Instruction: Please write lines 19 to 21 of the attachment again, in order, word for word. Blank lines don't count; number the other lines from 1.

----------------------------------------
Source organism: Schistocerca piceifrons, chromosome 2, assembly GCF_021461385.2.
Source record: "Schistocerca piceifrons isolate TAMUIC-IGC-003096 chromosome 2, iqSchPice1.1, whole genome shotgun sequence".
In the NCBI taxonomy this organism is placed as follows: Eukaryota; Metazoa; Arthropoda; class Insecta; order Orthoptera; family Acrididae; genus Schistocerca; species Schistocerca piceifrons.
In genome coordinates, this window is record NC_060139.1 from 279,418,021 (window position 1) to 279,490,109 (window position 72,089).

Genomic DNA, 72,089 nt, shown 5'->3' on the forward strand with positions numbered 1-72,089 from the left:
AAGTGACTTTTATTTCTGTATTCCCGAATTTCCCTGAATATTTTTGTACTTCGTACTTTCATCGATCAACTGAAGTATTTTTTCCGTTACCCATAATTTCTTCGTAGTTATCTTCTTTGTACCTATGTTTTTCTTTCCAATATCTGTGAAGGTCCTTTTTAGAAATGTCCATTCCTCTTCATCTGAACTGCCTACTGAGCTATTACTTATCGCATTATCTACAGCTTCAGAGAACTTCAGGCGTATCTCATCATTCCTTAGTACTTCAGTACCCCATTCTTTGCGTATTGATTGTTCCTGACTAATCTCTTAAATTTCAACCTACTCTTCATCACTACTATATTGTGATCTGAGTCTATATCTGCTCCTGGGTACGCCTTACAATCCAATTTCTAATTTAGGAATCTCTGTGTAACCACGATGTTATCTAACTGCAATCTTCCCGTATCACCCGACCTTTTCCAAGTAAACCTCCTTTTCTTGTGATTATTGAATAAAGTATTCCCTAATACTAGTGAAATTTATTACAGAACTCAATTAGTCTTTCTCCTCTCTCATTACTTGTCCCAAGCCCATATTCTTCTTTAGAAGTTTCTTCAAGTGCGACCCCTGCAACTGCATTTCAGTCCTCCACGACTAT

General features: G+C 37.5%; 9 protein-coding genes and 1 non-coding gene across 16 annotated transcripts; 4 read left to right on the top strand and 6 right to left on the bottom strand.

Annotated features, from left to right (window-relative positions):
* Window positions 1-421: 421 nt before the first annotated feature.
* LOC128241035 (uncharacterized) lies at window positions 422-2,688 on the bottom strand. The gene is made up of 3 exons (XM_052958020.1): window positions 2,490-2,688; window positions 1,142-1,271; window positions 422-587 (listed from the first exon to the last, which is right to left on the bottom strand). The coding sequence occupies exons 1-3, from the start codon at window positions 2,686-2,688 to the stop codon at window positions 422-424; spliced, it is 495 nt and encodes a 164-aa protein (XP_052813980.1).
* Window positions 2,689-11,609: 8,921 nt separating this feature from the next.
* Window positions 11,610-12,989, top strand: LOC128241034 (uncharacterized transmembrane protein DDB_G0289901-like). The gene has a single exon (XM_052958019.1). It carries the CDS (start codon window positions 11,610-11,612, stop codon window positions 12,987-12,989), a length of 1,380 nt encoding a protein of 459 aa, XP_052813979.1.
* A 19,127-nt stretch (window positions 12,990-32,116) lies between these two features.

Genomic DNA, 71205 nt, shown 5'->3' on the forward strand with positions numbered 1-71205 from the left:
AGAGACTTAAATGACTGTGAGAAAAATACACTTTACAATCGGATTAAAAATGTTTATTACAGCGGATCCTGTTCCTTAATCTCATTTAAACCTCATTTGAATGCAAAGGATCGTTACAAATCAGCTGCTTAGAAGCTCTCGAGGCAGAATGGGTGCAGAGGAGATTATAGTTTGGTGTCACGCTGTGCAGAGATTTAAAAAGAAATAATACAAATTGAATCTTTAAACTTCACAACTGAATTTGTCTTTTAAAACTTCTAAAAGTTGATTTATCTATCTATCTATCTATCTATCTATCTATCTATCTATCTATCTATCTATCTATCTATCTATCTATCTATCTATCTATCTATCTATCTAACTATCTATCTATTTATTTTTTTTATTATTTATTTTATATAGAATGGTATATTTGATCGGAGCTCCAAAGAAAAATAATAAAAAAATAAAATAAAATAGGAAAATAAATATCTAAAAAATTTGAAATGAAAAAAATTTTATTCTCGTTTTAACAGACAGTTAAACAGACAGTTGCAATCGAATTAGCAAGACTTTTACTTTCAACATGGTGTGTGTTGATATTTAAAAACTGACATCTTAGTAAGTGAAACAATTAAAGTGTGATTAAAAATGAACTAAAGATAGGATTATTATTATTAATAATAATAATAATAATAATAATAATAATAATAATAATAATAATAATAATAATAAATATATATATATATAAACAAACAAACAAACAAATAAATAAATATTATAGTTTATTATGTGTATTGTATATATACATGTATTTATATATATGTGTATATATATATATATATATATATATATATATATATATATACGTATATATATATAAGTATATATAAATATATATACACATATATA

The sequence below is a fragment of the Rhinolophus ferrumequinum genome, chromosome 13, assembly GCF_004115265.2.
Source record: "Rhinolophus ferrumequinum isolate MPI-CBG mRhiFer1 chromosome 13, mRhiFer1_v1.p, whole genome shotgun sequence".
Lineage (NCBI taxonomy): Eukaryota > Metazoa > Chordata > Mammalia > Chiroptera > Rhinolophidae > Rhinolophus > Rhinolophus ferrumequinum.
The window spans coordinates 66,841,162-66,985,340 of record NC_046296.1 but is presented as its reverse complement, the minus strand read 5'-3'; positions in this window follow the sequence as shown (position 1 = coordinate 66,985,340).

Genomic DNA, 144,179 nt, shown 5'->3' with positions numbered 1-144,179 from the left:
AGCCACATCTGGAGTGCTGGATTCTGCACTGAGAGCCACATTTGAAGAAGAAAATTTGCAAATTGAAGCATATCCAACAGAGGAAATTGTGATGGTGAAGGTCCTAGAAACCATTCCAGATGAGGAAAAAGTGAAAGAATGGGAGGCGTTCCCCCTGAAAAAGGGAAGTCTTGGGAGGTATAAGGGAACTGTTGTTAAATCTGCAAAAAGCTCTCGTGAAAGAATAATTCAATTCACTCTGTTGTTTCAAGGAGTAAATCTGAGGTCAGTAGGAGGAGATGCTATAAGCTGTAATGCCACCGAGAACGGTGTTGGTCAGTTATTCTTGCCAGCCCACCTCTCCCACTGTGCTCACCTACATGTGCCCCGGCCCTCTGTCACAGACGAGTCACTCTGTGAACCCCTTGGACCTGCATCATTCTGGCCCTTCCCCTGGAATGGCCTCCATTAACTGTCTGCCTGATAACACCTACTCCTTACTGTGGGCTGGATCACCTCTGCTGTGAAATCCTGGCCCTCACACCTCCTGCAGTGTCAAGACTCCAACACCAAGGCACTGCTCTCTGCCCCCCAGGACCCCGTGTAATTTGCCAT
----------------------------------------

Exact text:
The window spans coordinates 66,841,162-66,985,340 of record NC_046296.1 but is presented as its reverse complement, the minus strand read 5'-3'; positions in this window follow the sequence as shown (position 1 = coordinate 66,985,340).

Genomic DNA, 144,179 nt, shown 5'->3' with positions numbered 1-144,179 from the left:
AGCCACATCTGGAGTGCTGGATTCTGCACTGAGAGCCACATTTGAAGAAGAAAATTTGCAAATTGAAGCATATCCAACAGAGGAAATTGTGATGGTGAAGGTCCTAGAAACCATTCCAGATGAGGAAAAAGTGAAAGAATGGGAGGCGTTCCCCCTGAAAAAGGGAAGTCTTGGGAGGTATAAGGGAACTGTTGTTAAATCTGCAAAAAGCTCTCGTGAAAGAATAATTCAATTCACTCTGTTGTTTCAAGGAGTAAATCTGAGGTCAGTAGGAGGAGATGCTATAAGCTGTAATGCCACCGAGAACGGTGTTGGTCAGTTATTCTTGCCAGCCCACCTCTCCCACTGTGCTCACCTACATGTGCCCCGGCCCTCTGTCACAGACGAGTCACTCTGTGAACCCCTTGGACCTGCATCATTCTGGCCCTTCCCCTGGAATGGCCTCCATTAACTGTCTGCCTGATAACACCTACTCCTTACTGTGGGCTGGATCACCTCTGCTGTGAAATCCTGGCCCTCACACCTCCTGCAGTGTCAAGACTCCAACACCAAGGCACTGCTCTCTGCCCCCCAGGACCCCGTGTAATTTGCCAT